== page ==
Need for standard unit
In the olden days, scientists used to conduct experiments and record their findings in their own systems. But, it was inconsistent and lacked uniformity since it varies from the other scientists. Moreover, they were unable to organise the results of other people's experiments due to a lack of communication. As a result, they devised a system for taking measurements that would be consistent.
System of units
Scientists recognised the importance of standard units for physical quantities at the \(11^{th}\) General Conference on Weights and Measures in Paris, France, in \(1960\). As a result, the International System of Units or SI units was declared as a common standard unit all over the world to express the quantities of measurement.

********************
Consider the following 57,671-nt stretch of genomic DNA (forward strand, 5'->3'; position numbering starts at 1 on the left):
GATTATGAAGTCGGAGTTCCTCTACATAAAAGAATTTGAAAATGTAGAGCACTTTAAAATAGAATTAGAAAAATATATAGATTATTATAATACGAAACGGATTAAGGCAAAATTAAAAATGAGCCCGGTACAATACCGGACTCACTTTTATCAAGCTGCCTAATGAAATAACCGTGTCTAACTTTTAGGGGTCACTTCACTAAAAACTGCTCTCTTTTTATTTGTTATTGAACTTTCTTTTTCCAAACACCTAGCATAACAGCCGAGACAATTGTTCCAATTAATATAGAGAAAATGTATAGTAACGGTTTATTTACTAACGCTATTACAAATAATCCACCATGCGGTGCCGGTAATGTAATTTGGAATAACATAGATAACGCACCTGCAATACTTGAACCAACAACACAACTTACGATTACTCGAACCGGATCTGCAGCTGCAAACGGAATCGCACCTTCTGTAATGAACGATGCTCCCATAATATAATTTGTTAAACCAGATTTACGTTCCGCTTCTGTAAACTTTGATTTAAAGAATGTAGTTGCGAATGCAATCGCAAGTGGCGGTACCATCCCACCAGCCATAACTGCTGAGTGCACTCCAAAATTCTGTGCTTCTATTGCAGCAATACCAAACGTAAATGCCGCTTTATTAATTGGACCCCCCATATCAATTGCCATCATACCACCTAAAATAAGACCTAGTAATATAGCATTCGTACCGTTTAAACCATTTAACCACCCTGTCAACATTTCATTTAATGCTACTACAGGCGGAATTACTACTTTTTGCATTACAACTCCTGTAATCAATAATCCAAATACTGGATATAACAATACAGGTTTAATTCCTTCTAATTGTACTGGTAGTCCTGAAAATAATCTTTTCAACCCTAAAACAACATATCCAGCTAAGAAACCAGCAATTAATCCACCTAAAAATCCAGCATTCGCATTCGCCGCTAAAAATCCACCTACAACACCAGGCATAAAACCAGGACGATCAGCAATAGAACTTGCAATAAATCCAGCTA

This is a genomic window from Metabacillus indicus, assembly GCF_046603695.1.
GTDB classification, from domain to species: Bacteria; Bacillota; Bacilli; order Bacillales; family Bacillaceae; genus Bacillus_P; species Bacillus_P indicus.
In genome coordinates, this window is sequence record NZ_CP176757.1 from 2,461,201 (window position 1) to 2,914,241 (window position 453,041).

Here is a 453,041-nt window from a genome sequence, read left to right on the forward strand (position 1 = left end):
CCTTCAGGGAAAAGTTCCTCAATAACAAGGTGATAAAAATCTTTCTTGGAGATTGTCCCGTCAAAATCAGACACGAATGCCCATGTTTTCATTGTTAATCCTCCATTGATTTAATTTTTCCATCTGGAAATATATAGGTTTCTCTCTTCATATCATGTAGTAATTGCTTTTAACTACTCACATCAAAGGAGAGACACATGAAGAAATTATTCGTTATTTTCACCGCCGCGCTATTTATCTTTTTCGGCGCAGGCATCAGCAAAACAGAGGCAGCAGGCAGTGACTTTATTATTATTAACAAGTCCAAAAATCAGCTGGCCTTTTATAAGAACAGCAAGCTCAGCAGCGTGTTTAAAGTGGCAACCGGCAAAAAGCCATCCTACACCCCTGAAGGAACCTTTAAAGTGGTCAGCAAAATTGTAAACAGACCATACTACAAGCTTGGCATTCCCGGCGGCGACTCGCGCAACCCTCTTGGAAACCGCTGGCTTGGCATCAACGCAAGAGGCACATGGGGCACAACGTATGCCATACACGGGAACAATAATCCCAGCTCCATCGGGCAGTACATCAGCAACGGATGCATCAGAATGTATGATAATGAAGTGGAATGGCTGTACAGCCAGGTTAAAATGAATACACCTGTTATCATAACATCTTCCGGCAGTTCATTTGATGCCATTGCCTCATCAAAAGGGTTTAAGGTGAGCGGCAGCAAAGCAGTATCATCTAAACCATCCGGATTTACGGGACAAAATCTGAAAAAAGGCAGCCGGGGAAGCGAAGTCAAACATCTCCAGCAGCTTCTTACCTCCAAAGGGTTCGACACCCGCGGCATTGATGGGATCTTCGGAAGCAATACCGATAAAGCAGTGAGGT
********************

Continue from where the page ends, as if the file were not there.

The word 'SI' is abbreviated from the French word 'Systeme International'.
Base quantities and units
There are seven physical quantities known as 'Base quantities' or 'Fundamental quantities' for which a standard unit was developed to measure them. Those standard units were termed as 'Base units' or 'Fundamental units', which are given below.
8th measurement(physics).png
In the system of units, the CGS, MKS and SI units are the metric systems of units. But, the FPS system is a British system of units.
Importance of SI unit
The Mars Climate Orbiter was launched by the National Aeronautics and Space Administration (NASA) in \(December\ 1998\) to collect data on the Martian climate. Unfortunately, on \(September\ 23, 1999\), the Orbiter vanished while approaching Mars at a very low altitude, marking the end of a nine-month mission.
According to the report, the orbital calculations were inaccurate due to a communication error between the mission navigation team in California and the spacecraft team in Colorado. One team used the MKS system of units for calculations, whereas the other team used the English FPS system. This misunderstanding resulted in a loss of approximately \(125\ million\ dollars\).